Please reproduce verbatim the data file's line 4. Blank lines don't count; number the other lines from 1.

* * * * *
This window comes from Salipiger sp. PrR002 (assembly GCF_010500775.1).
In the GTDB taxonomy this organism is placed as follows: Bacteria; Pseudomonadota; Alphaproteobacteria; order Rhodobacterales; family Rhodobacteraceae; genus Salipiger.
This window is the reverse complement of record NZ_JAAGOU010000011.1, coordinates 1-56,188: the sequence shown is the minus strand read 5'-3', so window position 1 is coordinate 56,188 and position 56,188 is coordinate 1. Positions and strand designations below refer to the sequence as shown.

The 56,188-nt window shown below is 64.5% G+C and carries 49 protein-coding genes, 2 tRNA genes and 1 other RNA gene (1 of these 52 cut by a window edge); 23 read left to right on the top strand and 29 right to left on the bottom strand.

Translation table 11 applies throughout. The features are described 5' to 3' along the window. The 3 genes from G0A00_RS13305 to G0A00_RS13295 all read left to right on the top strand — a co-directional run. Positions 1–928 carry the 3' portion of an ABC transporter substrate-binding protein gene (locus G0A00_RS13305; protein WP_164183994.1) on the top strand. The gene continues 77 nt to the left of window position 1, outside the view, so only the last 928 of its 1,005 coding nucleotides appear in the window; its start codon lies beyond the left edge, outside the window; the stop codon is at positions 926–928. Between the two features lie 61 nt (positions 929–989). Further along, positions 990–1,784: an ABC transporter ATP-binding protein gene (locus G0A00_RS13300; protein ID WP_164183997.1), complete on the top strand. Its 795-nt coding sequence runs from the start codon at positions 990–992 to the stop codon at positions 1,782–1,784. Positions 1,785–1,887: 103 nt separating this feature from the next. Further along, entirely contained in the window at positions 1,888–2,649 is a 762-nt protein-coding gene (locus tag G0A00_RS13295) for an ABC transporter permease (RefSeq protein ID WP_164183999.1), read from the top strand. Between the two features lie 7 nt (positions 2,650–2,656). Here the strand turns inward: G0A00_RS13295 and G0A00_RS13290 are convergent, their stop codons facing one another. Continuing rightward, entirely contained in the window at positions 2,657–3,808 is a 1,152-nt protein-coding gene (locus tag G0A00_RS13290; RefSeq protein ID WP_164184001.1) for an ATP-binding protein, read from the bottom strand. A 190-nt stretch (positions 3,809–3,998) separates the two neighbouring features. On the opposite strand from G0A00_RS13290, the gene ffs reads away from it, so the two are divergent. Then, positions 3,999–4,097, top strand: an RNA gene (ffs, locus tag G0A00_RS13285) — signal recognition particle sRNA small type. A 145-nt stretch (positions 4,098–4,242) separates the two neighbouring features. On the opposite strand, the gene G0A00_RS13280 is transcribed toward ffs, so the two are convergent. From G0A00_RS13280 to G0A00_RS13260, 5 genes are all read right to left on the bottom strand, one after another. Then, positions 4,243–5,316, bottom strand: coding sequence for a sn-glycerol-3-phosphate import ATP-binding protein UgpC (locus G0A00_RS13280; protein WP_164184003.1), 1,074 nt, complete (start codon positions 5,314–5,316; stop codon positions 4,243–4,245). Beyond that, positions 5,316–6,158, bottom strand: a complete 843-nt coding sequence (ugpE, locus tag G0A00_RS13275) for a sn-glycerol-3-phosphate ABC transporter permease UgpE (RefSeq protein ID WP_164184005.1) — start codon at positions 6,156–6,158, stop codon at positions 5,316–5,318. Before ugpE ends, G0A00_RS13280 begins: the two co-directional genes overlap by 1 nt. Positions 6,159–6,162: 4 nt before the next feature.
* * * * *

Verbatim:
The 56,188-nt window shown below is 64.5% G+C and carries 49 protein-coding genes, 2 tRNA genes and 1 other RNA gene (1 of these 52 cut by a window edge); 23 read left to right on the top strand and 29 right to left on the bottom strand.